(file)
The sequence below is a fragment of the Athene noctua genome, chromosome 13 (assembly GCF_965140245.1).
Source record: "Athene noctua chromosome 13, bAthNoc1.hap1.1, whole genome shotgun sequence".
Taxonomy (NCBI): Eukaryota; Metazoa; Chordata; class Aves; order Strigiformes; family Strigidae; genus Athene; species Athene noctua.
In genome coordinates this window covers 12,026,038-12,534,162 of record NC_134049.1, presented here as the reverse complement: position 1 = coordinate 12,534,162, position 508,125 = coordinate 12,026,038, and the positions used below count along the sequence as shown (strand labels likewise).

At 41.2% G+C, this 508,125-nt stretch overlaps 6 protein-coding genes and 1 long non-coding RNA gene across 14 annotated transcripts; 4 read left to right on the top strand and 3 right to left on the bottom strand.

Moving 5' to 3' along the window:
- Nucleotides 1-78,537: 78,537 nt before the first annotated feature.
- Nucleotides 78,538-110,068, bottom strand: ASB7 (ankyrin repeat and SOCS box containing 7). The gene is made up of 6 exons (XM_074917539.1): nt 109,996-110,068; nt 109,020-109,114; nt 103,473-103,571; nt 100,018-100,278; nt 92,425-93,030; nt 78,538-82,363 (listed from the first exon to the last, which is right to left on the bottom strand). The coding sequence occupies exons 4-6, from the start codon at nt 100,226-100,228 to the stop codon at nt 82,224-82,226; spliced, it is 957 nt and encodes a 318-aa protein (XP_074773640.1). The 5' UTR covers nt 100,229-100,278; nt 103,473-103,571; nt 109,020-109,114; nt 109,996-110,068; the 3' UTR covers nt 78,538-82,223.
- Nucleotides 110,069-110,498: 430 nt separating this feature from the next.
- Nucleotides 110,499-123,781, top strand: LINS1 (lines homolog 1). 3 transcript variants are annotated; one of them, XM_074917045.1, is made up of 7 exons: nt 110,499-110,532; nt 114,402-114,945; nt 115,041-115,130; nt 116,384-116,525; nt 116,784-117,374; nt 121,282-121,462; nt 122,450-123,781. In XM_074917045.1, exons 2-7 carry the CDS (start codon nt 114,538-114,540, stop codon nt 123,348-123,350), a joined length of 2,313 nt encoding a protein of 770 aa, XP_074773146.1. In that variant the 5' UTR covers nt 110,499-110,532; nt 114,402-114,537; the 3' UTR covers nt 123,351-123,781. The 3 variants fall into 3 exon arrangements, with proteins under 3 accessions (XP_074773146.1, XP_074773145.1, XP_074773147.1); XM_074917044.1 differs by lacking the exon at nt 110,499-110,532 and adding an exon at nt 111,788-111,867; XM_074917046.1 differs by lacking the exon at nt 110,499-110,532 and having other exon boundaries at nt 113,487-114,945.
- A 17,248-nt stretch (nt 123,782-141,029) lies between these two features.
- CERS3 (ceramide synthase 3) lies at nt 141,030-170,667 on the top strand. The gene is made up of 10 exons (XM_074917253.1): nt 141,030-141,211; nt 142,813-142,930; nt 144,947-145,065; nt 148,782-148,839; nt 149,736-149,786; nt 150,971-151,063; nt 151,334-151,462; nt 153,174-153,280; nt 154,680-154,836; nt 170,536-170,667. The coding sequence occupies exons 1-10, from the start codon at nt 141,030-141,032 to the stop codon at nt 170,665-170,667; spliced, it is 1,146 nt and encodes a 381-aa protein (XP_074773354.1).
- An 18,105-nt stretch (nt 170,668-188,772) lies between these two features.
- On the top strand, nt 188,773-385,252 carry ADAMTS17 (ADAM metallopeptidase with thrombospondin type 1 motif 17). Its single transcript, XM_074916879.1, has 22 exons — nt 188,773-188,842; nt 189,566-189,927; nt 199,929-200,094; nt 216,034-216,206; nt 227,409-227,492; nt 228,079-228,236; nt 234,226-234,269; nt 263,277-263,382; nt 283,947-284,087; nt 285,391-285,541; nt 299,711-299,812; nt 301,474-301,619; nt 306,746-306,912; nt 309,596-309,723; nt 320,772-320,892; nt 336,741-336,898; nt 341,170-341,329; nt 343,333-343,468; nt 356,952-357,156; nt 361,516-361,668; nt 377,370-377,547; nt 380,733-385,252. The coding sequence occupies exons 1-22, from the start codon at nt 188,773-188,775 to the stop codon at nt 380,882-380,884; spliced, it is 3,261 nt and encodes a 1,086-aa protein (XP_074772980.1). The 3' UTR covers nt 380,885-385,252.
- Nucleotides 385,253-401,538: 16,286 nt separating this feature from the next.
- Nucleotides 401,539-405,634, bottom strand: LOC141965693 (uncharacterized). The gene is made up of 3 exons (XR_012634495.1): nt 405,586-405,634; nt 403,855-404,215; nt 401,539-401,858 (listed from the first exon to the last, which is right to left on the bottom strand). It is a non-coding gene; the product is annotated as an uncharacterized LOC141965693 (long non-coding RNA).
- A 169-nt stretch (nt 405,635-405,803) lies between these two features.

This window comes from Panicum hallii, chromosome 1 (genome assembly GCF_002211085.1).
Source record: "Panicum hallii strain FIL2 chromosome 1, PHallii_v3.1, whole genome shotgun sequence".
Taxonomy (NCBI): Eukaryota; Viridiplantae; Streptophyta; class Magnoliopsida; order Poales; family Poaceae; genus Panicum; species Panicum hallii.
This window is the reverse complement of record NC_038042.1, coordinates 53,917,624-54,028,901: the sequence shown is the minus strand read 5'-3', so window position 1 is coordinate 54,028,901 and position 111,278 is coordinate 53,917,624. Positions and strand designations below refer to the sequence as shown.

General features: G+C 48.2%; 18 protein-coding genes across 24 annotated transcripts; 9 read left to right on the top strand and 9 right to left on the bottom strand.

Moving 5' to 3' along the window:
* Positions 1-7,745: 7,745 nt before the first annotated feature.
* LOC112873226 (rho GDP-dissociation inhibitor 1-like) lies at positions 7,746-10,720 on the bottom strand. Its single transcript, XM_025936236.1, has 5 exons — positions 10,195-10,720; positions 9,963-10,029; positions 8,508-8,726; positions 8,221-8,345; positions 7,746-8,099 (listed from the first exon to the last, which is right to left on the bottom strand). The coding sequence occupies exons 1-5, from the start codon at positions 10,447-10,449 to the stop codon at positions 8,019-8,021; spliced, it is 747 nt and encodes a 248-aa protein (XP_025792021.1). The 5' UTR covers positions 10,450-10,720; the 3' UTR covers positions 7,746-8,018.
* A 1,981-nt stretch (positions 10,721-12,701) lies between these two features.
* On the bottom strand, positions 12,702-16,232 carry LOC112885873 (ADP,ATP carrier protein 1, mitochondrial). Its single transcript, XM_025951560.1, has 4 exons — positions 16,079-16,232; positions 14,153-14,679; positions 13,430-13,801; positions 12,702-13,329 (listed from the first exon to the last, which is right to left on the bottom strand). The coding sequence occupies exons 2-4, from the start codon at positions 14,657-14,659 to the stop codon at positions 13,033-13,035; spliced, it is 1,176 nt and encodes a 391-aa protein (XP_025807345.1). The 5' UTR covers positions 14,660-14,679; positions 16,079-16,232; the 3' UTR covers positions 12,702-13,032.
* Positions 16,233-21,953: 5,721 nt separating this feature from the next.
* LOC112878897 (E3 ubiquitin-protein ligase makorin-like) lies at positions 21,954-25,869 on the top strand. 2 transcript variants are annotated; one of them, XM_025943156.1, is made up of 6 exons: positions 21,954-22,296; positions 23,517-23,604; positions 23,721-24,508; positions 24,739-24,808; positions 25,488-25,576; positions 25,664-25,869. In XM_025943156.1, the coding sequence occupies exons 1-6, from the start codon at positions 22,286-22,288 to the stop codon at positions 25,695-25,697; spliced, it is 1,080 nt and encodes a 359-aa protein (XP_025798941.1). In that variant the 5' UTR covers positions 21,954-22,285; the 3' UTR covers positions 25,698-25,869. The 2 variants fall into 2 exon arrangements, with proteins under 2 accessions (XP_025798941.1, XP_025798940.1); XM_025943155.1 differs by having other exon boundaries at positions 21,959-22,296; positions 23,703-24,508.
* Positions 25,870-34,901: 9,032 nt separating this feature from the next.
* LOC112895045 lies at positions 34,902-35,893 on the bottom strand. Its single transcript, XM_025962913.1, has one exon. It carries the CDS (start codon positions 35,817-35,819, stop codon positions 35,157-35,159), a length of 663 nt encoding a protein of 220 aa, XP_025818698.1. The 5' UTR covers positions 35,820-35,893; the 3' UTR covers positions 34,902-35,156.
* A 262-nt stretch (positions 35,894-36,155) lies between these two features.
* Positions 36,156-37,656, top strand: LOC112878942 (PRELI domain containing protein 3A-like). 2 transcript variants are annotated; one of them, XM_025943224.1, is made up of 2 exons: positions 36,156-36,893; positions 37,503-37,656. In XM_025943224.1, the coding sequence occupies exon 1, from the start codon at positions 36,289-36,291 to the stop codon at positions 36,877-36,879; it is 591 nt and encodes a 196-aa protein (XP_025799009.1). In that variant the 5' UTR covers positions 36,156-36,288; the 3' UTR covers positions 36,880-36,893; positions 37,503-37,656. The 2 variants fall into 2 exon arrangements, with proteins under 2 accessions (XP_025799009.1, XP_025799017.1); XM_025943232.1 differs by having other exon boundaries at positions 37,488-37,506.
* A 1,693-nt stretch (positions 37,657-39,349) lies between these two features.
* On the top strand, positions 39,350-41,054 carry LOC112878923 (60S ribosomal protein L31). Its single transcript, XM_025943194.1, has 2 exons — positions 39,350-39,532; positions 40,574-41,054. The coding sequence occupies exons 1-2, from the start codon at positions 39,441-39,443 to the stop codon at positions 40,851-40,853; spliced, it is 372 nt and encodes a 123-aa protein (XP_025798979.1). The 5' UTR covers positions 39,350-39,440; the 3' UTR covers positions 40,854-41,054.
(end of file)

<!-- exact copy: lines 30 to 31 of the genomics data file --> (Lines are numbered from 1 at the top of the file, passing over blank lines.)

* Positions 25,870-34,901: 9,032 nt separating this feature from the next.
* LOC112895045 lies at positions 34,902-35,893 on the bottom strand. Its single transcript, XM_025962913.1, has one exon. It carries the CDS (start codon positions 35,817-35,819, stop codon positions 35,157-35,159), a length of 663 nt encoding a protein of 220 aa, XP_025818698.1. The 5' UTR covers positions 35,820-35,893; the 3' UTR covers positions 34,902-35,156.